Repository URL:
http://philsci-archive.pitt.edu/id/eprint/5192
Author(s):
North, Jill
preprint description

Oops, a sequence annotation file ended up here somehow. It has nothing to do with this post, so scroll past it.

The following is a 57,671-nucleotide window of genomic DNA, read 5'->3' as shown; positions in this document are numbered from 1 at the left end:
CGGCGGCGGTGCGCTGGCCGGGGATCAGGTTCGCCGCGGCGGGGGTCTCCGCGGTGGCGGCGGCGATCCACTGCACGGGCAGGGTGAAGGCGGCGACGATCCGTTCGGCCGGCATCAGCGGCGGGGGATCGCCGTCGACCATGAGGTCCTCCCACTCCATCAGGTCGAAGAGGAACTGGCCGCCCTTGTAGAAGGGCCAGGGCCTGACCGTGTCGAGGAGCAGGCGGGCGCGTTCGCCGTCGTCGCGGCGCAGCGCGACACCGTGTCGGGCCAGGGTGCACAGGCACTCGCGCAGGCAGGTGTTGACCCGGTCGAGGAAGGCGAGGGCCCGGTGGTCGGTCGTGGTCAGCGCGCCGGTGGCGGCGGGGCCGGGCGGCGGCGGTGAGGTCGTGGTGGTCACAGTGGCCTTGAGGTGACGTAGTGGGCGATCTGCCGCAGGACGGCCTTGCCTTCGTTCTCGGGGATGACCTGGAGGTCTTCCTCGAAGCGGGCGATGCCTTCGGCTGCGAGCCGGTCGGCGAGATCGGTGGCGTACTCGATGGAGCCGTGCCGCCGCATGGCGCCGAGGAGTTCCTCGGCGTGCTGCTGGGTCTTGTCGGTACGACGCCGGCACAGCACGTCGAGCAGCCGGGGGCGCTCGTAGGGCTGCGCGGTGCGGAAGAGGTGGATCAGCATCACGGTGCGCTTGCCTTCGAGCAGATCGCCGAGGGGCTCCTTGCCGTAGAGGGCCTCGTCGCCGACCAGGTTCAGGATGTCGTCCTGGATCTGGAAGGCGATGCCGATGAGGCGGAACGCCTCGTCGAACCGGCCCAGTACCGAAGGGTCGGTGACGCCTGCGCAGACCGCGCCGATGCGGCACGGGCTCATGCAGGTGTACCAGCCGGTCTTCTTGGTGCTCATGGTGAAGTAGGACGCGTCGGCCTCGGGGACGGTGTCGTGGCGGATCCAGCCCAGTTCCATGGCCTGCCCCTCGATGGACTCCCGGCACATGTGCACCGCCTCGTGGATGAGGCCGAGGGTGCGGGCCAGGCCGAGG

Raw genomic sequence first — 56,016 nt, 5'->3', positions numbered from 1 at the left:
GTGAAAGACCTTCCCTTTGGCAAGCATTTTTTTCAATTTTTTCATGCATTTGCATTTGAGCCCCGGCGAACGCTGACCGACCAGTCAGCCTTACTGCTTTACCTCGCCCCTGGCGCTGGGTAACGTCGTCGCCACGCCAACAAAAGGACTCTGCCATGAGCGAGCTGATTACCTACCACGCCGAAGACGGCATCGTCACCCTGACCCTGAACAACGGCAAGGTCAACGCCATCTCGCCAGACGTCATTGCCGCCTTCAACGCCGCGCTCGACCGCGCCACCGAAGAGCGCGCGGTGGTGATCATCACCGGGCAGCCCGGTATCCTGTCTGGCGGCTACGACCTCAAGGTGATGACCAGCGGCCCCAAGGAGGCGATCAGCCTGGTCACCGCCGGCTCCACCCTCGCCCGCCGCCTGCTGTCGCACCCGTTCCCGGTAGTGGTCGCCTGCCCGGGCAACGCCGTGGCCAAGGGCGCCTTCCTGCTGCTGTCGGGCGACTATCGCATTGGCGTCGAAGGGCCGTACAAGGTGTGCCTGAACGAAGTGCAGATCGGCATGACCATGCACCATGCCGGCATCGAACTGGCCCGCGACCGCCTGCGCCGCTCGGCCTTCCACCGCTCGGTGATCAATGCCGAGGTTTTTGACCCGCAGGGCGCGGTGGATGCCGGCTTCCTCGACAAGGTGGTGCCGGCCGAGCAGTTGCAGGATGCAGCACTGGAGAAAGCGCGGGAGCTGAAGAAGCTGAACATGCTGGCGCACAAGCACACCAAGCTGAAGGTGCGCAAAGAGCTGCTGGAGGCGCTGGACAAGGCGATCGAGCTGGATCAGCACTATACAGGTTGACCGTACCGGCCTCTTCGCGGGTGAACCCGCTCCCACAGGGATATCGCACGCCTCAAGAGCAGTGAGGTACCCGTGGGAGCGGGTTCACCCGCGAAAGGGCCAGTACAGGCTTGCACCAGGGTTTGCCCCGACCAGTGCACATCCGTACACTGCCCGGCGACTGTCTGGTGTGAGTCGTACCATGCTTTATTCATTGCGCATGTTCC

We often rely on symmetries to infer outcomes’ probabilities, as when we infer that each side of a fair coin is equally likely to come up on a given toss. Why are these inferences successful? I argue against answering this question with an a priori indifference principle. Reasons to reject such a principle are familiar, yet instructive. They point to a new, empirical explanation for the success of our probabilistic predictions. This has implications for indifference reasoning generally. I argue that a priori symmetries need never constrain our probability attributions, even for initial credences.

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